In Pursuit of Vocational Happiness

February 5, 2014

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Some of you may remember that February is Psychology Month! is teaming up, once again, with the wonderful West Coast psychologists to promote the profession and all the different things psychologists do. (Nope, we’re not all head shrinkers!) Check out this week’s instalment by registered psychologist, Irene Barrett, about how to achieve happiness at work! 

Have you ever noticed the increase in career dissatisfaction being discussed at coffee shops, children’s birthday parties and in practically every other public domain lately? It would be easy to align with the Russian proverb “a fish stinks from its head” and look to our provincial leaders for all of the vocational woes we are experiencing and disliking; however, the reality rests that happiness and satisfaction is a dual responsibility where both parties must work at striving for the best that there is to be had in a working relationship.

To The Employer

Your leadership efficacy is measured by how you communicate with your least-liked employee. Different work environments are in need of different communication patterns and the litmus test to your efficacy rests in how you communicate with your least-liked employee.

Assess your communication network. There are two forms of communication networks: centralized and decentralized. The former is most effective in task-oriented work environments (i.e., factories and production lines) where there is one main communication sharer passing along information to all employees. The latter is most effective amongst teams of workers who have independent job duties (i.e., government offices, health clinics), where everyone on the team takes responsibility in sharing information to one another.

Your supervision style must match the needs of the employee. There is a necessity for managers to alter their supervisory styles to match with employee skill and career maturity.  If you work from a “one size fits all” philosophy, your methods will only be effective with approximately one-fourth of your employees which could be a reason for high employee turnover and/or employee dissatisfaction.

To The Employee

Learn the skill of establishing vocational co-existence. If you find yourself in a position where you and a co-worker are “locking horns,” it is essential to first determine the underlying reason why you can’t see eye to eye and determine strategies to disengage the power struggle and realign your interactions to focus on mutually working for the common vocational goal.

Consider your words. Social psychology determined that “misery likes miserable company,” where by nature two unhappy people will desire to be present with the other’s negative affect. This social reinforcement results in two people getting “stuck” in the misery rather than moving forward.  If you’re in this rut, support you and your colleagues to move forward.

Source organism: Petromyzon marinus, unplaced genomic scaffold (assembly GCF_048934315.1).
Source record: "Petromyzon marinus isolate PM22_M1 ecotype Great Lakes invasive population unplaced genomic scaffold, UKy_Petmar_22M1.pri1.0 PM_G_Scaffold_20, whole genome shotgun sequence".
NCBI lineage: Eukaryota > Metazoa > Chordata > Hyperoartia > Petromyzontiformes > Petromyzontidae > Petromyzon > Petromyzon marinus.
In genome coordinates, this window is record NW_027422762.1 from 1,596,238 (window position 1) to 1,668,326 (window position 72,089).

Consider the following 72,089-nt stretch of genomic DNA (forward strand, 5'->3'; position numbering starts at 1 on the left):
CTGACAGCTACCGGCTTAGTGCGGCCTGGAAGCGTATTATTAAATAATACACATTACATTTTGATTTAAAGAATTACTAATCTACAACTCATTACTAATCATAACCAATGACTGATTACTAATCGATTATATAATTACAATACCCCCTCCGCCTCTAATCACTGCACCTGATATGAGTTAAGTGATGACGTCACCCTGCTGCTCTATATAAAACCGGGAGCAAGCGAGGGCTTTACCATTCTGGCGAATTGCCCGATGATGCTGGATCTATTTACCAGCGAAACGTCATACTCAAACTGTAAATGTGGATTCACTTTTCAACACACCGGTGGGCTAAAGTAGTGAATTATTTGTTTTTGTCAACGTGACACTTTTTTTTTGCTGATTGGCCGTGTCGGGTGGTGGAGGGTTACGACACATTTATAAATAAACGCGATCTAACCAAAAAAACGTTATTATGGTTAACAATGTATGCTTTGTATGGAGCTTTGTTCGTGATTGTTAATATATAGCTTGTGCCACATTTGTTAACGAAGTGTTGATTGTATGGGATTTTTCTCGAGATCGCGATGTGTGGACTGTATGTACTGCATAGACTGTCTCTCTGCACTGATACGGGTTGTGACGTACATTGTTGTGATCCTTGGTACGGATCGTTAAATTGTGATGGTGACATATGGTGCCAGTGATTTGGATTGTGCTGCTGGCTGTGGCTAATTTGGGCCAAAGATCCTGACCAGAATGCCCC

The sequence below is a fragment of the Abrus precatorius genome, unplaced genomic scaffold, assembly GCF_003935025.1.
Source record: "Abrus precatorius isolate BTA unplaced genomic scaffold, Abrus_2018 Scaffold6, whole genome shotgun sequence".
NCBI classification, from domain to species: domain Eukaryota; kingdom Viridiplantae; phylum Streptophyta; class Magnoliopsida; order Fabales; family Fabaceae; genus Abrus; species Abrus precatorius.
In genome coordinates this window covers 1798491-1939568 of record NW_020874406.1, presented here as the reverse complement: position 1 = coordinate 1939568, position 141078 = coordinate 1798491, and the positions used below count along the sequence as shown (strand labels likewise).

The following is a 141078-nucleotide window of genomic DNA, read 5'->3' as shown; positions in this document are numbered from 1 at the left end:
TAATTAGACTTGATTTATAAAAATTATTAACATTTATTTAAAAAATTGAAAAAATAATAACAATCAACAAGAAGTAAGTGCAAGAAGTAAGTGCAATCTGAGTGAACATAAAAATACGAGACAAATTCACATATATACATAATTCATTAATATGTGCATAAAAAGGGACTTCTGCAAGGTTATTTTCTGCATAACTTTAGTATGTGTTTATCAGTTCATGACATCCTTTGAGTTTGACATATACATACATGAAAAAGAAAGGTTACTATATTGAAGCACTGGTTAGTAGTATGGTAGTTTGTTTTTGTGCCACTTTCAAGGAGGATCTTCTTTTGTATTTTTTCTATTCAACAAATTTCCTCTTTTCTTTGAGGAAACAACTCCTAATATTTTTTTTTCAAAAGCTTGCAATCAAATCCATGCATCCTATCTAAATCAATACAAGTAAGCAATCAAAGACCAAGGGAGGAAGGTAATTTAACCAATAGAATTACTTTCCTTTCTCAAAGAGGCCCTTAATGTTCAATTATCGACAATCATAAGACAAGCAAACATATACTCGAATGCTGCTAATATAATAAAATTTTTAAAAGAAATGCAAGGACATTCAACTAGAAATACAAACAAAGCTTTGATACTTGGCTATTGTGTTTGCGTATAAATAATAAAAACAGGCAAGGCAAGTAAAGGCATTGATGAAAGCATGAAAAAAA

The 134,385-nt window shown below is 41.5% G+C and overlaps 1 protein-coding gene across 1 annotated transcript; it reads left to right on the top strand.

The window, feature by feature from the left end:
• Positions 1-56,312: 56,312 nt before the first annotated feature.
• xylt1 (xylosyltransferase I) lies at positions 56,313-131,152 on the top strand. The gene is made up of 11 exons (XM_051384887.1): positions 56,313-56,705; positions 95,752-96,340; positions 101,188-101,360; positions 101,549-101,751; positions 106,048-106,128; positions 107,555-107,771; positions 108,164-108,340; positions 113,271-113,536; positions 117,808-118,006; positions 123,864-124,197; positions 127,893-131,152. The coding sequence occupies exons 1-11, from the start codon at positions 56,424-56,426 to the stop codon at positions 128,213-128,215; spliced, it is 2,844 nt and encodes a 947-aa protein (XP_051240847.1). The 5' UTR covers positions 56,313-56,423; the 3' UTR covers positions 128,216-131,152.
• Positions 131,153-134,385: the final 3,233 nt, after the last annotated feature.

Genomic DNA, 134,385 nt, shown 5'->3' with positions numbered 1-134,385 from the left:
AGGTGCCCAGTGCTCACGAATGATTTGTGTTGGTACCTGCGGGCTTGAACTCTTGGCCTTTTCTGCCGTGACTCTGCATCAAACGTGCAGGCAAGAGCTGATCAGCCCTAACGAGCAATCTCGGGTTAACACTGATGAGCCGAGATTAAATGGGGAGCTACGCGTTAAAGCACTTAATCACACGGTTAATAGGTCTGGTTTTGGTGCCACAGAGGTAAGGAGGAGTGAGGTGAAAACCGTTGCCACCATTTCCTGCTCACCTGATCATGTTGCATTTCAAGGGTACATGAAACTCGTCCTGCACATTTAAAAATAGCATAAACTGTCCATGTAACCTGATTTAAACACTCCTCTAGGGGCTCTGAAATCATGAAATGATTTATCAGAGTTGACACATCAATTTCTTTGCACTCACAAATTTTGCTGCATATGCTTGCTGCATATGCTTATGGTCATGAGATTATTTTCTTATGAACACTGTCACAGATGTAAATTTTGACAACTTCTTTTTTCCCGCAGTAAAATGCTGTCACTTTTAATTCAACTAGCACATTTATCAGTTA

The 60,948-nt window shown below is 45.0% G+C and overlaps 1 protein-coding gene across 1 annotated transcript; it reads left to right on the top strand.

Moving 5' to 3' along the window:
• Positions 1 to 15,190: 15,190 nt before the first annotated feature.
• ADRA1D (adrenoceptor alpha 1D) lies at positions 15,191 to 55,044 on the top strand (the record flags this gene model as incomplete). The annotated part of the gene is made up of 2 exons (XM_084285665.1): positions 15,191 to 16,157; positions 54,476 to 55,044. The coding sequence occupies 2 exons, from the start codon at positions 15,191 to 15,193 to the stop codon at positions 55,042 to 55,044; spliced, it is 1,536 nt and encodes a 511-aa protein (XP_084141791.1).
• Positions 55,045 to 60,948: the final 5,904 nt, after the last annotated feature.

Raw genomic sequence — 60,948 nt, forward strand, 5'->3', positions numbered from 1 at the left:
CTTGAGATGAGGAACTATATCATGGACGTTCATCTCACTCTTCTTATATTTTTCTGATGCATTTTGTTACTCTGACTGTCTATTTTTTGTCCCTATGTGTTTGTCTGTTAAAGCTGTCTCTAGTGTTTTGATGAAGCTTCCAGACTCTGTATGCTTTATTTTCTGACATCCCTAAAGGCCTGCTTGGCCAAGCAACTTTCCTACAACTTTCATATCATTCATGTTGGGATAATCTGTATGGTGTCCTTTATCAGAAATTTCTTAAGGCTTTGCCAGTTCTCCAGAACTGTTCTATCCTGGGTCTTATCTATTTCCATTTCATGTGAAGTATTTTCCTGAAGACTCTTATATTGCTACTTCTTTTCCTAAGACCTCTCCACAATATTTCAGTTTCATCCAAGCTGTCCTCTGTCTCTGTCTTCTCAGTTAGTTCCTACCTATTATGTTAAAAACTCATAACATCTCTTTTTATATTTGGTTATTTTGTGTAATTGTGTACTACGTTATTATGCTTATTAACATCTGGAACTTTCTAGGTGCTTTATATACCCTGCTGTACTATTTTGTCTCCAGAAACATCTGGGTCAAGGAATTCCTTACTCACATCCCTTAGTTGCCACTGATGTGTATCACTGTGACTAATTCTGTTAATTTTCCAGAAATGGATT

Determine why you are unhappy.  It’s important to analyze why you’re unhappy order to address it. Do you like your job? Do you feel fulfilled with your job duties? Do you feel respected by your employer? Are there life events that are challenging your overall happiness or is it specific to your work life?  How do you feel about the organization of your workplace? The ticket to addressing these feelings are to make changes to the factors that you have control over and determine if this leads to an increase in happiness in your workplace. If change does not result in happiness, then it is time to explore your options.

Educate yourself on the true nature of workplace bullying. The concept of workplace bullying is commonly known; however, the true nature of workplace bullying has not been mastered entirely. For instance, did you know that speaking to one person in your office differently than everyone else falls within the workplace bullying domain? Addressing these unknowing behaviors is key-continuing with them once made aware of them should not be tolerated.

The common theme for both employees and employers alike in the pursuit for vocational happiness is to think critically about the manner in which you and those you work with interact with each other. Communication, self-awareness and openness for change are vital in building workplaces viable for employee happiness.

Irene Barrett is a Registered Psychologist and is the co-owner of Tuck In-a restaurant on Broadway. She is a feminist therapist and play therapy intern with a background in providing employee assistance supportive services. 

photo credit: h.koppdelaney via photopin cc